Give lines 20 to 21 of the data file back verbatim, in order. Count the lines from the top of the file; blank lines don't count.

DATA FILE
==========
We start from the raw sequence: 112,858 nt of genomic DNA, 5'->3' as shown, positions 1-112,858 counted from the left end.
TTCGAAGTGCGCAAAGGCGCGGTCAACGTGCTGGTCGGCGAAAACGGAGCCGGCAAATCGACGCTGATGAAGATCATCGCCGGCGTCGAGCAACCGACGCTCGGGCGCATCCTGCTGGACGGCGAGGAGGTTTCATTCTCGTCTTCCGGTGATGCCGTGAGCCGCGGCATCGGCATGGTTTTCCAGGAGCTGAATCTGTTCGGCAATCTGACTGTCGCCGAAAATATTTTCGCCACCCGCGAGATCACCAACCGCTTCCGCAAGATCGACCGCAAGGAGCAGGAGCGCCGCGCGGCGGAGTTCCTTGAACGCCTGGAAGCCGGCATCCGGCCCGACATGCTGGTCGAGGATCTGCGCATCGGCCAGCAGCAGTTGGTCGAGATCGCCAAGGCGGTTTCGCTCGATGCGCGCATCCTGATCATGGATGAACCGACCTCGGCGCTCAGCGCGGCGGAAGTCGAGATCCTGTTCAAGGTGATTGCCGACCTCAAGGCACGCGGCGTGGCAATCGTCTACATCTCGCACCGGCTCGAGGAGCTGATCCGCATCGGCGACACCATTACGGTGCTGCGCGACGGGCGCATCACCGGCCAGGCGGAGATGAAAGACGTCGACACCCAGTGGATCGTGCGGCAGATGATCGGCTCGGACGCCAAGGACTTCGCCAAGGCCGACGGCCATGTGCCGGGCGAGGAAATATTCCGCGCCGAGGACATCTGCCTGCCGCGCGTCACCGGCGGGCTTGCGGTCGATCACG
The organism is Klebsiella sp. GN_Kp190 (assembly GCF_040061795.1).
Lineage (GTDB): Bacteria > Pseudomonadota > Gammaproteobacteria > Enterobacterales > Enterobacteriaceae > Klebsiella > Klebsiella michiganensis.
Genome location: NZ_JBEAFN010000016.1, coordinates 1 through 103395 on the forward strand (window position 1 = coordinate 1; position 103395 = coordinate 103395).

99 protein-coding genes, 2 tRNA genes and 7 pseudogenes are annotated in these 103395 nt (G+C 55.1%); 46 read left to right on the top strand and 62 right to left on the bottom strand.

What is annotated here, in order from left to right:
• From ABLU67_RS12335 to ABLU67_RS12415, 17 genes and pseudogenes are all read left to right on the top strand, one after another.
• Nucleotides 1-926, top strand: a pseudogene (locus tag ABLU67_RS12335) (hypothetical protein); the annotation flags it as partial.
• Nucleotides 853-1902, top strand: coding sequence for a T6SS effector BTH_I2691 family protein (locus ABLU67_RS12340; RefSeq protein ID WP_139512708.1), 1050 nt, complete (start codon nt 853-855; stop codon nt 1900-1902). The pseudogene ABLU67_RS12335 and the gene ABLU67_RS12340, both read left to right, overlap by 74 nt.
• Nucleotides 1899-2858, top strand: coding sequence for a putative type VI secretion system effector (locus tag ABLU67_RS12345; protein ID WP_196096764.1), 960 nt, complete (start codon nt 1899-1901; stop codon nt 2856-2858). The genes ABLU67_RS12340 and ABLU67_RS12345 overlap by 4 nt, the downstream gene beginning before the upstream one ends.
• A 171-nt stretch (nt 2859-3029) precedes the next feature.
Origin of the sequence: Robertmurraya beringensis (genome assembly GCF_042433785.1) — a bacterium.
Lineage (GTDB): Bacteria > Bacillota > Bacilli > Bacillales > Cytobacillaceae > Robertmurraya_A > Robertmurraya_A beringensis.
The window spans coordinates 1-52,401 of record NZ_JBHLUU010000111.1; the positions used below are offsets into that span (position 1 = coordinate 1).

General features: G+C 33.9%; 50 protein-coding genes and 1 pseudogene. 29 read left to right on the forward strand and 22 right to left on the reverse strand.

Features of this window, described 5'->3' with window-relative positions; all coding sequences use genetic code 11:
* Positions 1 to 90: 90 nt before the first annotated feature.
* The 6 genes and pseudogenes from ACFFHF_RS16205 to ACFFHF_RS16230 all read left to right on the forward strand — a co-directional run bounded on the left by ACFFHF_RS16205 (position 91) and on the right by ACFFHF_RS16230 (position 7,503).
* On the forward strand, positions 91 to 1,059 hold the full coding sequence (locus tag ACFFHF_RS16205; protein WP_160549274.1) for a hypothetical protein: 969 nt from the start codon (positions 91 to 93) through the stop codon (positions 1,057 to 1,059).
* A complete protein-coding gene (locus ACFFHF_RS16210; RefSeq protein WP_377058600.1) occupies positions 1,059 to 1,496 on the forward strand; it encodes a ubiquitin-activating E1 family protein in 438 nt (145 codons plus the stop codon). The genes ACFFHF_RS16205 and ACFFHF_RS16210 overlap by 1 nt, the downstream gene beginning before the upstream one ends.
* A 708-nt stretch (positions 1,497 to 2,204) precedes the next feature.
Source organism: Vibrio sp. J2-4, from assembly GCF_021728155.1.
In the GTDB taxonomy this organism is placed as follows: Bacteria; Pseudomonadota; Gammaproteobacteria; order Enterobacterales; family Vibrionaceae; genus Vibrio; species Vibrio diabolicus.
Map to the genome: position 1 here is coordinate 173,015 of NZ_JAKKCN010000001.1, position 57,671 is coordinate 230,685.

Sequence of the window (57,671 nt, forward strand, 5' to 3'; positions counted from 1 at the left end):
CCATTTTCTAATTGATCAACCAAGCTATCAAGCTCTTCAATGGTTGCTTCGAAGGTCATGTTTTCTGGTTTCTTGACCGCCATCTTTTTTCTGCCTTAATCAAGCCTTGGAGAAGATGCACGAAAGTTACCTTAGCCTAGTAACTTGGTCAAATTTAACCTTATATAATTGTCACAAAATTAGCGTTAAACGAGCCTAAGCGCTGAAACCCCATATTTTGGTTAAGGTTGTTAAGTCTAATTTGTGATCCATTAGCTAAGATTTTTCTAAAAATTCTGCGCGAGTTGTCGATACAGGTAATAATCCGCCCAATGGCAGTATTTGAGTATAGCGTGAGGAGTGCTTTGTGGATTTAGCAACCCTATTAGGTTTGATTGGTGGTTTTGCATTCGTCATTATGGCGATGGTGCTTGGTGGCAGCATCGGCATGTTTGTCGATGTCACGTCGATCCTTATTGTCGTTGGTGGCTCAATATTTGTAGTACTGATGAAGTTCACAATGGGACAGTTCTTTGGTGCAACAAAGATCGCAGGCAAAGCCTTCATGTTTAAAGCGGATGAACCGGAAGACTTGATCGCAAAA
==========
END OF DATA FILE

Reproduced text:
* On the forward strand, positions 91 to 1,059 hold the full coding sequence (locus tag ACFFHF_RS16205; protein WP_160549274.1) for a hypothetical protein: 969 nt from the start codon (positions 91 to 93) through the stop codon (positions 1,057 to 1,059).
* A complete protein-coding gene (locus ACFFHF_RS16210; RefSeq protein WP_377058600.1) occupies positions 1,059 to 1,496 on the forward strand; it encodes a ubiquitin-activating E1 family protein in 438 nt (145 codons plus the stop codon). The genes ACFFHF_RS16205 and ACFFHF_RS16210 overlap by 1 nt, the downstream gene beginning before the upstream one ends.